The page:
‘It’s not human’: Novak Djokovic being treated ‘like a prisoner’ amid visa row, mother claims

Novak Djokovic’s mother has said he is being kept “like a prisoner” at an immigration hotel in Melbourne and claimed the facility is dirty and riddled with bugs.

Djokovic is currently being held at the Park Hotel in Carlton, a state-run quarantine facility that is also used to house asylum seekers, after lodging an appeal against the Australian Border Force’s decision to rescind his visa.

The nine-times Australian Open winner had flown to Melbourne after Tennis Australia and Victoria State declared that he had been granted a “medical exemption” to enter the country, despite not disclosing his vaccination status.

However, after a fierce wave of backlash, Djokovic was held at the airport for eight hours yesterday before being transferred to the hotel, where previous occupants are alleged to have complained about maggots and mould within the food served.

“I spoke with him a couple of hours ago, he was good, we didn’t speak a lot but we spoke for a few minutes. He was trying to sleep, but he couldn’t,’ Dijana Djokovic said at a press conference in Belgrade on Thursday.

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“As a mother, what can I say, you can just imagine how I feel, I feel terrible since yesterday, the last 24 hours.

“They are keeping him like a prisoner, it’s just not fair, it’s not human. I hope he will stay strong as we are also trying, to give him some energy to keep going. I hope he will win.’

“His accommodation [is] terrible. It’s just some small, immigration hotel, if it is a hotel at all. With bugs, it’s all dirty, the food is terrible.

“They don’t want to give him a chance to move to a better hotel or a rented house.”

The saga has become a diplomatic incident with Serbia’s president, Aleksandar Vucic, claiming Djokovic was the victim of “political persecution” by Australian prime minister Scott Morrison.

Djokovic’s outspoken father, Srđan, also compared the Park Hotel to a prison and claimed the Australian government wanted to “humiliate” the 20-times grand slam champion.

“They could have said ‘don’t come Novak’ and that would have been okay,” he said. “But no, they wanted to humiliate him and they’re still keeping him in prison.

“He’s not in detention, he’s in prison. They took all of his stuff, even his wallet, they left him with just his phone and no change of clothes, nowhere to wash his face.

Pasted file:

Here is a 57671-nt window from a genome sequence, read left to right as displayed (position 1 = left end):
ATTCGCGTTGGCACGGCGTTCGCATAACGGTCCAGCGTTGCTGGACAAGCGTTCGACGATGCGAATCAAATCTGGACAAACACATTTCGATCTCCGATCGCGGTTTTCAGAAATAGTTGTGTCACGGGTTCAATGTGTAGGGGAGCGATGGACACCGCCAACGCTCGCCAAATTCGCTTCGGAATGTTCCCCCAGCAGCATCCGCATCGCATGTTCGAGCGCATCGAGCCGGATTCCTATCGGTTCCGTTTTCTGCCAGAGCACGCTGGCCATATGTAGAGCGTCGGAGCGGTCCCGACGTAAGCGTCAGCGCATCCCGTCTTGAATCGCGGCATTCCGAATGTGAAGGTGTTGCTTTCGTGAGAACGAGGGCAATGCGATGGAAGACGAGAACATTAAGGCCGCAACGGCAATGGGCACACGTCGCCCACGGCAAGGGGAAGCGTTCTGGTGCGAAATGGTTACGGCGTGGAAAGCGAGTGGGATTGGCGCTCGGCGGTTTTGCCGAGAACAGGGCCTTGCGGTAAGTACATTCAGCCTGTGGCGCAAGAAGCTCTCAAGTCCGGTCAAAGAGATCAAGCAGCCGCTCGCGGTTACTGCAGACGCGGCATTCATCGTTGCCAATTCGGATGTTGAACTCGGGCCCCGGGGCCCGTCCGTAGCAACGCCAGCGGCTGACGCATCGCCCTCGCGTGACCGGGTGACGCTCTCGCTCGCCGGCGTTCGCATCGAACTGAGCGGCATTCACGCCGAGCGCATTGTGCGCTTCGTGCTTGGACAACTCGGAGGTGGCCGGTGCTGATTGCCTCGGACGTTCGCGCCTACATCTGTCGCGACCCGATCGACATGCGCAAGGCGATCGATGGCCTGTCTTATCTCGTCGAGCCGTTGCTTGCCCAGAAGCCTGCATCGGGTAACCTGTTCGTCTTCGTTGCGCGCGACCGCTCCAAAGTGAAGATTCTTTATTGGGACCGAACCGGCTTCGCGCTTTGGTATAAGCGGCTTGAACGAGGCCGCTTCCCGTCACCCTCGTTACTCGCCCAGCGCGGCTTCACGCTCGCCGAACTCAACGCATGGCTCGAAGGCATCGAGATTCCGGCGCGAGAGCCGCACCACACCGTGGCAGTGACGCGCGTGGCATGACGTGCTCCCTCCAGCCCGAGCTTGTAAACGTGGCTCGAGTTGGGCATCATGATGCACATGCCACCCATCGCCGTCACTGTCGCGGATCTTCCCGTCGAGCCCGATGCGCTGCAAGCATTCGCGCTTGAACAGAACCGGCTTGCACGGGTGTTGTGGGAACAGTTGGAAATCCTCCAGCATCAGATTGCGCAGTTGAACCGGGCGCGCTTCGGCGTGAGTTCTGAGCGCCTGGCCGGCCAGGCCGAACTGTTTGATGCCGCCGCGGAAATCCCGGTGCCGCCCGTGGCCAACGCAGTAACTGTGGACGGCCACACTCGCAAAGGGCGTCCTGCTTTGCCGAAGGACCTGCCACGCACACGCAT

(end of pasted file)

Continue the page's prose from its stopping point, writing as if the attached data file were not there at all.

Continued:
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“Our pride is a prisoner of these idiots, shame on them, the whole free world together with Serbia should rise. This isn’t a battle for Serbia and Novak, it’s a battle for billions of people, for freedom of expression, for free speech, freedom of behaviour.

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“Novak didn’t break any laws, just as seven billion people didn’t break any laws, they want to subdue us and for us all to be on our knees.”

Djokovic has not garnered as much sympathy from his peers, though, with Rafael Nadal pointedly offering little support when asked about his rival’s situation on Thursday.

“I have been vaccinated twice. If you do this, you don’t have any problem to play here,” the Spaniard said. “The only clear thing is if you are vaccinated, you can play in the Australian Open and everywhere, and the world in my opinion has been suffering enough to not follow the rules.

“There are rules, and if you don’t want to get the vaccine, then you can have some troubles. I think if he wanted, he would be playing here in Australia without a problem.

“He made his own decisions, and everybody is free to take their own decisions, but then there are some consequences.

“Of course I don’t like the situation that is happening. In some way I feel sorry for him. But at the same time, he knew the conditions months ago, so he makes his own decision.”

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